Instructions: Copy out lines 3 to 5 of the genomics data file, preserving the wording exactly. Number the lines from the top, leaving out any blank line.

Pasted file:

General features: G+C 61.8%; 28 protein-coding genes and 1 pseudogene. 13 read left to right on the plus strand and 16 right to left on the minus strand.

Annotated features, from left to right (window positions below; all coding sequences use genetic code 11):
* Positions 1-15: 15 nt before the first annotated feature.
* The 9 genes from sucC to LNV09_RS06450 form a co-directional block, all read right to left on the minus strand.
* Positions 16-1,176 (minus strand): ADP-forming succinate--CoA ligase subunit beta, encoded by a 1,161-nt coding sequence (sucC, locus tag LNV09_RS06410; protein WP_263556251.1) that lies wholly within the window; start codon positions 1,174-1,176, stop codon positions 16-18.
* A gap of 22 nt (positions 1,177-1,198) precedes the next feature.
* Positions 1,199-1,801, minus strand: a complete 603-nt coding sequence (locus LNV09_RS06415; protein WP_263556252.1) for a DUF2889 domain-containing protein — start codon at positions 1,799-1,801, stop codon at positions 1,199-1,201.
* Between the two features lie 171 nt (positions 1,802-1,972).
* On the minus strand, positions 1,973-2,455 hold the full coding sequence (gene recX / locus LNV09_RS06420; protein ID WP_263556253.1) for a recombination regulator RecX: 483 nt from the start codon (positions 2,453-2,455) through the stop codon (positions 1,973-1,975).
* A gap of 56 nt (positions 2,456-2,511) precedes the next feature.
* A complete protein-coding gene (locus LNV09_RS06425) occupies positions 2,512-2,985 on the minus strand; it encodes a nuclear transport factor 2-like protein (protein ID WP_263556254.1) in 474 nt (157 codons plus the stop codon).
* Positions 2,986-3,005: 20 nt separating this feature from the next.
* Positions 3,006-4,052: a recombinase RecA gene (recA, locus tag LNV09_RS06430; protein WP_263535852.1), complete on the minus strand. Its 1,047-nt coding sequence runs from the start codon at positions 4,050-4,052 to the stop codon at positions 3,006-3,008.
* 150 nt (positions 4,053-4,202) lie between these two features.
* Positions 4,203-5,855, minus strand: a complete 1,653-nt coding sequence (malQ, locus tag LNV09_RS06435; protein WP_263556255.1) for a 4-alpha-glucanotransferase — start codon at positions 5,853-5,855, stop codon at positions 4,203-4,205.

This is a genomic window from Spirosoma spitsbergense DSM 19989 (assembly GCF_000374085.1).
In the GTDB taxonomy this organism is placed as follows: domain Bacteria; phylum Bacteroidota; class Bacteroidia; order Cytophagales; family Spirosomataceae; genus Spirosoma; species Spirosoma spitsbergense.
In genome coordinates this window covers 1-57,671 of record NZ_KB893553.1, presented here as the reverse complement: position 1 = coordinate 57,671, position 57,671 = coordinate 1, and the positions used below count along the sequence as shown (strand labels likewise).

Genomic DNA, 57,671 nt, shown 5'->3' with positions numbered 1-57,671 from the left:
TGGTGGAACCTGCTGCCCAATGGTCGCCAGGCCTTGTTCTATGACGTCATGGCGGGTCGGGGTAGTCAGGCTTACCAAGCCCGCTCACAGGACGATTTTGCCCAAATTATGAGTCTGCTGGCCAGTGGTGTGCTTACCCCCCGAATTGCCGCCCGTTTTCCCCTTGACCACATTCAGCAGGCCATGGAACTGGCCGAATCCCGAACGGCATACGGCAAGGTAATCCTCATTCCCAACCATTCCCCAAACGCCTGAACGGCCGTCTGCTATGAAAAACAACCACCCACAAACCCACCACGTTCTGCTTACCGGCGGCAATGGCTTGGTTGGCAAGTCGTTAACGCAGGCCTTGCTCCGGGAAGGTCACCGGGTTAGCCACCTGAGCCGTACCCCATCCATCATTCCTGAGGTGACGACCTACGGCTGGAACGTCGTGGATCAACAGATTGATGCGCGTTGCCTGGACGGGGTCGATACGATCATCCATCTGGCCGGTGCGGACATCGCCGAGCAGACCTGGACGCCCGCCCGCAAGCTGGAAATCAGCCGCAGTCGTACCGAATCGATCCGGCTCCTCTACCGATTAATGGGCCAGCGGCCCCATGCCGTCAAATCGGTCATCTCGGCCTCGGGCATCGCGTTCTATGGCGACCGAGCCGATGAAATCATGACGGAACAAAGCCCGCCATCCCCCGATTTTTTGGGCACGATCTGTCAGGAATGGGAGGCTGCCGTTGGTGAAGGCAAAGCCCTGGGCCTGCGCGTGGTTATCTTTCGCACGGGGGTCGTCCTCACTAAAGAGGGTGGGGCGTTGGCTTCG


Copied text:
* Positions 1-15: 15 nt before the first annotated feature.
* The 9 genes from sucC to LNV09_RS06450 form a co-directional block, all read right to left on the minus strand.
* Positions 16-1,176 (minus strand): ADP-forming succinate--CoA ligase subunit beta, encoded by a 1,161-nt coding sequence (sucC, locus tag LNV09_RS06410; protein WP_263556251.1) that lies wholly within the window; start codon positions 1,174-1,176, stop codon positions 16-18.